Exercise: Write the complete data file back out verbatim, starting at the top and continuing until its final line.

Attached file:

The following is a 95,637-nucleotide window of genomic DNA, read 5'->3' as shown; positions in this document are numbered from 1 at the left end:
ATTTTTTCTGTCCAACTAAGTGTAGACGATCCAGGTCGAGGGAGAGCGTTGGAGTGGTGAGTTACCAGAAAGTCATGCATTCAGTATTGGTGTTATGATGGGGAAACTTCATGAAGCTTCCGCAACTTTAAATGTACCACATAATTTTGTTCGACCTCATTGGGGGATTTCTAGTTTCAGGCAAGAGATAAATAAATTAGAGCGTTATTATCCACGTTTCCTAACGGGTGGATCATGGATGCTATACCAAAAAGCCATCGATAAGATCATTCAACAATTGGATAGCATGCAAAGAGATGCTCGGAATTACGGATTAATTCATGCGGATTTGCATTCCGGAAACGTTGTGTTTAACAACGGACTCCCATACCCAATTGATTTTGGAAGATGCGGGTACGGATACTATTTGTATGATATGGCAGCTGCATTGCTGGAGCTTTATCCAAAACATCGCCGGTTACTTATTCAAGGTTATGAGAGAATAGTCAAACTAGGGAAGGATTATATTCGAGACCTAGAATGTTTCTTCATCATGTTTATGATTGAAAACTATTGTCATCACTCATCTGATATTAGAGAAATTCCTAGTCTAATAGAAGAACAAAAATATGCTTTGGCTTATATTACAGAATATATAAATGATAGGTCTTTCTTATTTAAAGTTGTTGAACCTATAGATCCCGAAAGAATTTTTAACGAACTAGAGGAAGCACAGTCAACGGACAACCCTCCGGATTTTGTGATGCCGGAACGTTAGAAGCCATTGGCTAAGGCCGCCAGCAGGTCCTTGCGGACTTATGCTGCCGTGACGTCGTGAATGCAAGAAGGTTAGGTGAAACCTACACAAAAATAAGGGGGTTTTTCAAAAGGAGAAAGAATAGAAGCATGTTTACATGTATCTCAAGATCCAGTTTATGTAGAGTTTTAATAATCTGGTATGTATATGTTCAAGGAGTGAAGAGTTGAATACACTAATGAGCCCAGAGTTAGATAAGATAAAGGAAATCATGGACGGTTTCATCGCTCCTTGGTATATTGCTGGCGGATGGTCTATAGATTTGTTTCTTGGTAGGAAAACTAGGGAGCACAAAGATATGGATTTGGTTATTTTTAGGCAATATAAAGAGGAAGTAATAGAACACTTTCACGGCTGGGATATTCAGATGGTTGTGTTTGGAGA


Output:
The following is a 95,637-nucleotide window of genomic DNA, read 5'->3' as shown; positions in this document are numbered from 1 at the left end:
ATTTTTTCTGTCCAACTAAGTGTAGACGATCCAGGTCGAGGGAGAGCGTTGGAGTGGTGAGTTACCAGAAAGTCATGCATTCAGTATTGGTGTTATGATGGGGAAACTTCATGAAGCTTCCGCAACTTTAAATGTACCACATAATTTTGTTCGACCTCATTGGGGGATTTCTAGTTTCAGGCAAGAGATAAATAAATTAGAGCGTTATTATCCACGTTTCCTAACGGGTGGATCATGGATGCTATACCAAAAAGCCATCGATAAGATCATTCAACAATTGGATAGCATGCAAAGAGATGCTCGGAATTACGGATTAATTCATGCGGATTTGCATTCCGGAAACGTTGTGTTTAACAACGGACTCCCATACCCAATTGATTTTGGAAGATGCGGGTACGGATACTATTTGTATGATATGGCAGCTGCATTGCTGGAGCTTTATCCAAAACATCGCCGGTTACTTATTCAAGGTTATGAGAGAATAGTCAAACTAGGGAAGGATTATATTCGAGACCTAGAATGTTTCTTCATCATGTTTATGATTGAAAACTATTGTCATCACTCATCTGATATTAGAGAAATTCCTAGTCTAATAGAAGAACAAAAATATGCTTTGGCTTATATTACAGAATATATAAATGATAGGTCTTTCTTATTTAAAGTTGTTGAACCTATAGATCCCGAAAGAATTTTTAACGAACTAGAGGAAGCACAGTCAACGGACAACCCTCCGGATTTTGTGATGCCGGAACGTTAGAAGCCATTGGCTAAGGCCGCCAGCAGGTCCTTGCGGACTTATGCTGCCGTGACGTCGTGAATGCAAGAAGGTTAGGTGAAACCTACACAAAAATAAGGGGGTTTTTCAAAAGGAGAAAGAATAGAAGCATGTTTACATGTATCTCAAGATCCAGTTTATGTAGAGTTTTAATAATCTGGTATGTATATGTTCAAGGAGTGAAGAGTTGAATACACTAATGAGCCCAGAGTTAGATAAGATAAAGGAAATCATGGACGGTTTCATCGCTCCTTGGTATATTGCTGGCGGATGGTCTATAGATTTGTTTCTTGGTAGGAAAACTAGGGAGCACAAAGATATGGATTTGGTTATTTTTAGGCAATATAAAGAGGAAGTAATAGAACACTTTCACGGCTGGGATATTCAGATGGTTGTGTTTGGAGA